To defend Supreme Court nominee Brett M. Kavanaugh from an on-the-record allegation that he sexually assaulted someone in high school, his supporters — including some of the most powerful Republicans — are coalescing around this question: Why is this all coming out now?
“This is something that should have been brought up long before this. They had the information in July, as I understand,” President Trump told reporters Monday.
As The Fix noted last week, that Democrats decided to announce last week that they shared her story with the FBI did seem suspicious, especially before we knew details of the allegation. Even some who weren’t fully in Kavanaugh’s camp, such as Sen. Susan Collins (R-Maine), have questioned the timing since Kavanaugh’s accuser came forward.
That’s why “Why now?” is a tricky question for Democrats, including Sen. Dianne Feinstein (Calif.), to answer. But from the accuser’s perspective, the answer is simple: Christine Blasey Ford says she felt she had no choice but to speak out after her identity was on the verge of being revealed against her will. She told The Post’s Emma Brown that she didn’t want to come forward publicly — she had even decided last month she wouldn’t say anything beyond the private letter she gave to Congress — and that she only changed her mind after others leaked her story.
As Ford tells it, the events that precipitated her decision went like this: She contacted her congresswoman and The Post in early July when Kavanaugh’s name was on the shortlist for Supreme Court nominees and shared her allegation, requesting anonymity.
On Thursday, Feinstein announced she had referred Ford’s accusation, with her name unredacted, to the FBI. The letter, with Ford’s name redacted, was also placed in a background file for all senators on the Judiciary Committee to see. Somehow, Ford’s name leaked to the media, which led to reporters knocking on her door and showing up at her classroom at Palo Alto University. Late Friday, the New Yorker published an article about the alleged assault without naming her. Ford said she was reading inaccurate information about herself and was unable to do anything about it while maintaining anonymity.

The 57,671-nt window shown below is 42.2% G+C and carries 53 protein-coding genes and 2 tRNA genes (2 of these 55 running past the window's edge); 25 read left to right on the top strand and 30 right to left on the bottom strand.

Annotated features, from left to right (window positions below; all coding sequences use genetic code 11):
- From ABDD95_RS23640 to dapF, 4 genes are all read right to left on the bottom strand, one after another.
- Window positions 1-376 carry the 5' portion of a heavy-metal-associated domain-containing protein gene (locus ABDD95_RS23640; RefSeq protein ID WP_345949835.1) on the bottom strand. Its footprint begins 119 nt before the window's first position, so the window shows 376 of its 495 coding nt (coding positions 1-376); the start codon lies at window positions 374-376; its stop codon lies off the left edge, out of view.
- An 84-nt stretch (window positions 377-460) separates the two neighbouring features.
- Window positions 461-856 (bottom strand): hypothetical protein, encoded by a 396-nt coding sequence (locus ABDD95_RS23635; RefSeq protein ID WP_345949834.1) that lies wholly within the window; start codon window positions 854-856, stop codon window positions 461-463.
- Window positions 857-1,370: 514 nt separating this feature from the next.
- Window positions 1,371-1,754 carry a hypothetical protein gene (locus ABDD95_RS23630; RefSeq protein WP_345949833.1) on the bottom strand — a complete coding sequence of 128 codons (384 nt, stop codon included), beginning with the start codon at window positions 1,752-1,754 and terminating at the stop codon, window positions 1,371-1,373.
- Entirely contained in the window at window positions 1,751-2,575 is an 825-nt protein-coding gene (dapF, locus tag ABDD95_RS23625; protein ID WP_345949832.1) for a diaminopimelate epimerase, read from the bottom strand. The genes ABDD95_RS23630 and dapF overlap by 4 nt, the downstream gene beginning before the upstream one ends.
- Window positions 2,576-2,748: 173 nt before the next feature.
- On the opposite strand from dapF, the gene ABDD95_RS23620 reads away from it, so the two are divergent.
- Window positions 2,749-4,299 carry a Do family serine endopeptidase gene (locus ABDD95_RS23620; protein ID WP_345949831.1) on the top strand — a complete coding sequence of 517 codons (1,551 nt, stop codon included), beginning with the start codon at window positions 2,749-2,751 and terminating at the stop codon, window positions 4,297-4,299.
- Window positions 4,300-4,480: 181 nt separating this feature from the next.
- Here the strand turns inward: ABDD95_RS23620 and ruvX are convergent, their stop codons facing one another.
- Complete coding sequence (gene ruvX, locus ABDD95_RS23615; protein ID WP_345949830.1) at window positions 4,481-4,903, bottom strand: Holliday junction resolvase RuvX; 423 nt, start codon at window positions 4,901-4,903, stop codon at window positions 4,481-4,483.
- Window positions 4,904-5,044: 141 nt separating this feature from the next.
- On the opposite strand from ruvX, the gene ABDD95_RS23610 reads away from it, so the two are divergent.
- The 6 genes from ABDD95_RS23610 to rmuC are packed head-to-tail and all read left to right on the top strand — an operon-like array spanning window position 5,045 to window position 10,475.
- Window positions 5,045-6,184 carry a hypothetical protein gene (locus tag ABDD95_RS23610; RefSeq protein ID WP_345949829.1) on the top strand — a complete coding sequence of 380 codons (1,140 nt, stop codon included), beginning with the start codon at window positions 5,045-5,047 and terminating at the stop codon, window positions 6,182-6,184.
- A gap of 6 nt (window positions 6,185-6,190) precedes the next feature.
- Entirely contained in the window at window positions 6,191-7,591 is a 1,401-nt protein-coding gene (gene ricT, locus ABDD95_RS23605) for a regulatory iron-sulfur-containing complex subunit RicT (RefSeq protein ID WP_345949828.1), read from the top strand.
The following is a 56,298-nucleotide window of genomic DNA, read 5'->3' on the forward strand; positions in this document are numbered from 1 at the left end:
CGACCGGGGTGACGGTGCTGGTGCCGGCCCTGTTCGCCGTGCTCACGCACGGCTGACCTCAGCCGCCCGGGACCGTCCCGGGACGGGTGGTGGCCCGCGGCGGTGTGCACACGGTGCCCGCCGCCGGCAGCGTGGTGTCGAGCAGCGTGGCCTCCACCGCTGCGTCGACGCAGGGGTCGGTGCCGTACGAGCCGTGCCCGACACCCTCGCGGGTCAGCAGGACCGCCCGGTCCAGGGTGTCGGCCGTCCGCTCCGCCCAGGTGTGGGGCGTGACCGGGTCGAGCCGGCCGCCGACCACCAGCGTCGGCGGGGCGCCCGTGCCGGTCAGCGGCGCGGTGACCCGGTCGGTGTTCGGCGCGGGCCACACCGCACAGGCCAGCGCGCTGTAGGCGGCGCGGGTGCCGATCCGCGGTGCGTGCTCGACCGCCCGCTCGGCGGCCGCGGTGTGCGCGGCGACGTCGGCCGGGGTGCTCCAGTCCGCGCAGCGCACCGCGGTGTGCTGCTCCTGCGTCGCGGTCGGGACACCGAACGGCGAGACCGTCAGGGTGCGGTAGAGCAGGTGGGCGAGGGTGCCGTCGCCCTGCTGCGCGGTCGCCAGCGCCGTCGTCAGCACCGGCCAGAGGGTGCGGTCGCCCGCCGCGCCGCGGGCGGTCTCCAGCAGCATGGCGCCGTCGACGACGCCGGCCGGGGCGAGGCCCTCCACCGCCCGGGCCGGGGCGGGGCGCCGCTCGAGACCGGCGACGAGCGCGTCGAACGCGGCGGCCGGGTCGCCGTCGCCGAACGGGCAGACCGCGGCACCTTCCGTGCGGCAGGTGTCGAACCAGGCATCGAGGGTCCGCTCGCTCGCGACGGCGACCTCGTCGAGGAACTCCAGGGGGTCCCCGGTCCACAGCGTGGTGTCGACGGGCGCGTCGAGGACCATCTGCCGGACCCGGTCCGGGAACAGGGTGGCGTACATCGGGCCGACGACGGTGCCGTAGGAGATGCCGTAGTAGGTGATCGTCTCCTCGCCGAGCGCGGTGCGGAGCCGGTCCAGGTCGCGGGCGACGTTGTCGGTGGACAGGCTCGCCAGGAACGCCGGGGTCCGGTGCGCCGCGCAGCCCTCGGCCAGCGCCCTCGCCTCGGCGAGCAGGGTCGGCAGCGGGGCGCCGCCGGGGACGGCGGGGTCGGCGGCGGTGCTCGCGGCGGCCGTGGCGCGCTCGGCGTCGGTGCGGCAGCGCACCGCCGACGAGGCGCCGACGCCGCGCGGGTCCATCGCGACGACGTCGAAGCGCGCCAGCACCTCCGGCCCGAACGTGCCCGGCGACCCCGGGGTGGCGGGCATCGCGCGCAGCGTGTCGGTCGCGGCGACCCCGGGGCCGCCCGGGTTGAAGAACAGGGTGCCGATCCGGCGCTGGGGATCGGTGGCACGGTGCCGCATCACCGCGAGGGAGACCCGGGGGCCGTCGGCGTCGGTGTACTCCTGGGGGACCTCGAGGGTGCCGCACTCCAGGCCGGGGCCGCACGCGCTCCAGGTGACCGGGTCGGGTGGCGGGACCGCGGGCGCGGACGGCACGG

By Sunday, she was on the record with The Post about everything, even sharing therapists' notes and a polygraph test. “These are all the ills that I was trying to avoid,” she told Brown. “Now I feel like my civic responsibility is outweighing my anguish and terror about retaliation.”
Ford isn’t just blaming the media for having this all go public right now. Ford’s lawyer, Debra Katz, appeared to blame Democrats as well, since they were the ones who had her story before it leaked to the media and was sent to the FBI. Katz said in an interview with ABC’s George Stephanopoulos: “She made the decision not to go public, and those who were not satisfied with that decision essentially created pressure for her to come forward by alerting members of the media and others.”
That would mean that if Ford had her way, “now” would have never happened.
It’s also worth noting Ford had shared her story privately well before the week of Kavanaugh’s vote by the Senate Judiciary Committee. She contacted The Post and her congresswoman in early July, before Trump had nominated Kavanaugh.
What’s still unclear is how her anonymous allegation got shared against her will. Before this weekend, only one Democrat on the Senate Judiciary Committee — Feinstein — had the letter and thus knew Ford’s identity. Last week, the Intercept reported that other Democrats on the Senate Judiciary Committee wanted Feinstein to share the letter with them, but she rebuffed them.
Feinstein has since said she was protecting the woman’s confidentiality by keeping it from other senators, though it’s unclear why she decided to make a public statement a week before a key vote on Kavanaugh that she shared it with the FBI. As The Fix’s Aaron Blake wrote Friday, it seems like the Intercept story drew attention to the accusation and forced Feinstein to confirm the letter’s existence.
The broader point is that, somehow, Ford’s anonymity got blown, and it’s pretty clear that it was never her choice. That renders moot any attempt to argue that the accusation or the accuser herself is politically motivated.